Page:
I treat pain conditions on a regular basis, and a majority of these conditions are brought about by injury, overwork/repetitive strain, and poor posture. Postural strain increases with our engagement with electronic gadgets or holding ourselves during specific activities that locks the body into an abnormal position where the muscles and supporting tissues of the spine become tense, imbalanced and irritated. Stress can magnify pain symptoms, and if stress levels and posture aren't simultaneously addressed, the pain pattern can become a chronic cycle.
Better posture is achievable; this takes awareness and daily practice. The head should rest over the heart, not pulled forward or down. Shoulders can creep up and be pulled forward; move shoulder blades down and towards each other to counter the forward position. The goal here is to keep the muscles of the shoulder girdle down and relaxed. In a seated position, the lumbar spine should rest against a chair back or car seat, not held in a slumped position.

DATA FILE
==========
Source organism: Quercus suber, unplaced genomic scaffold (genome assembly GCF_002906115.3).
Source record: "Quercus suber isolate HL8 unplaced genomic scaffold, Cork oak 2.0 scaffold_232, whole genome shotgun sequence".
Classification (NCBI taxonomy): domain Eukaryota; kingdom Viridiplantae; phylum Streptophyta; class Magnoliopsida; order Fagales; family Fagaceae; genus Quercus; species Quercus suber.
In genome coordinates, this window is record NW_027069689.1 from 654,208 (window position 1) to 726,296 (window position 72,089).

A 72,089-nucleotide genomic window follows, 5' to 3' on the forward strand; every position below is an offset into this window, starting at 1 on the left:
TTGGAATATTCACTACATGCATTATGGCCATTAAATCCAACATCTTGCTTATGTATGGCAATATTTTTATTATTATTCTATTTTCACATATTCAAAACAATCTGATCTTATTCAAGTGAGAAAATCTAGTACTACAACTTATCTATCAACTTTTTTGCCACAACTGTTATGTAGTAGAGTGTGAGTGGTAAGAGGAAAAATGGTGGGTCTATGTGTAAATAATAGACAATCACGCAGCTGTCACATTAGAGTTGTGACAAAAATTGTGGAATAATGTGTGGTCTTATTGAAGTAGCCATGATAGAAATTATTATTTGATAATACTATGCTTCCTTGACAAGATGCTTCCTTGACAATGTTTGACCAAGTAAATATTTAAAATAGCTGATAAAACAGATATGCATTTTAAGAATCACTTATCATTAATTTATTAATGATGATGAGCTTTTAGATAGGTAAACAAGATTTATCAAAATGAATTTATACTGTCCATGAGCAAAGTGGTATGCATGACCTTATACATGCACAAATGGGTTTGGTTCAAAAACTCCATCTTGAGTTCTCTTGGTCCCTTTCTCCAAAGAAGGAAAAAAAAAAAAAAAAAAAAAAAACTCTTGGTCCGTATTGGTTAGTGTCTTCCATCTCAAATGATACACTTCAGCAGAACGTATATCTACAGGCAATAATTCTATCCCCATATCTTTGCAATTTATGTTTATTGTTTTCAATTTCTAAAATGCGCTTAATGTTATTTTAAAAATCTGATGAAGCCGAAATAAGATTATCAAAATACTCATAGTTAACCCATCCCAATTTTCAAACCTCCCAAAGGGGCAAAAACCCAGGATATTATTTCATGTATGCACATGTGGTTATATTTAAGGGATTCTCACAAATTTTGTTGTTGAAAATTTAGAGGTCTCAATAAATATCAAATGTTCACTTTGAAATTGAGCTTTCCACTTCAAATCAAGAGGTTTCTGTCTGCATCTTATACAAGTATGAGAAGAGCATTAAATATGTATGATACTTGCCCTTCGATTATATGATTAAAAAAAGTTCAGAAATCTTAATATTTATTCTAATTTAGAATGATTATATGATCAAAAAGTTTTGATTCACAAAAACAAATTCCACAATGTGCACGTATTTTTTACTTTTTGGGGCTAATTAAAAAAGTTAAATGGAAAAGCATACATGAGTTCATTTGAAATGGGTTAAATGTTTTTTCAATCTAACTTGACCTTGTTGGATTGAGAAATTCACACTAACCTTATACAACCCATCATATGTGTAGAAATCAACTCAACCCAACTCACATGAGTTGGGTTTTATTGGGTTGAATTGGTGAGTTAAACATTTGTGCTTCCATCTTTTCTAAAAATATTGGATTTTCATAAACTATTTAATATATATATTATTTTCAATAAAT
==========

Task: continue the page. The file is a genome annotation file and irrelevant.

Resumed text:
Keeping the spinal segments aligned and muscles relaxed means that spinal nerves aren't constricted and the chest and thoracic cavity have more space for expansion. This frees the chest for fuller breaths, which in turn can reinforce relaxation throughout the body. Carrying this practice into daily life may help prevent stress on joints and injury to surrounding musculature. These adjustments will go a long way to support long-term health.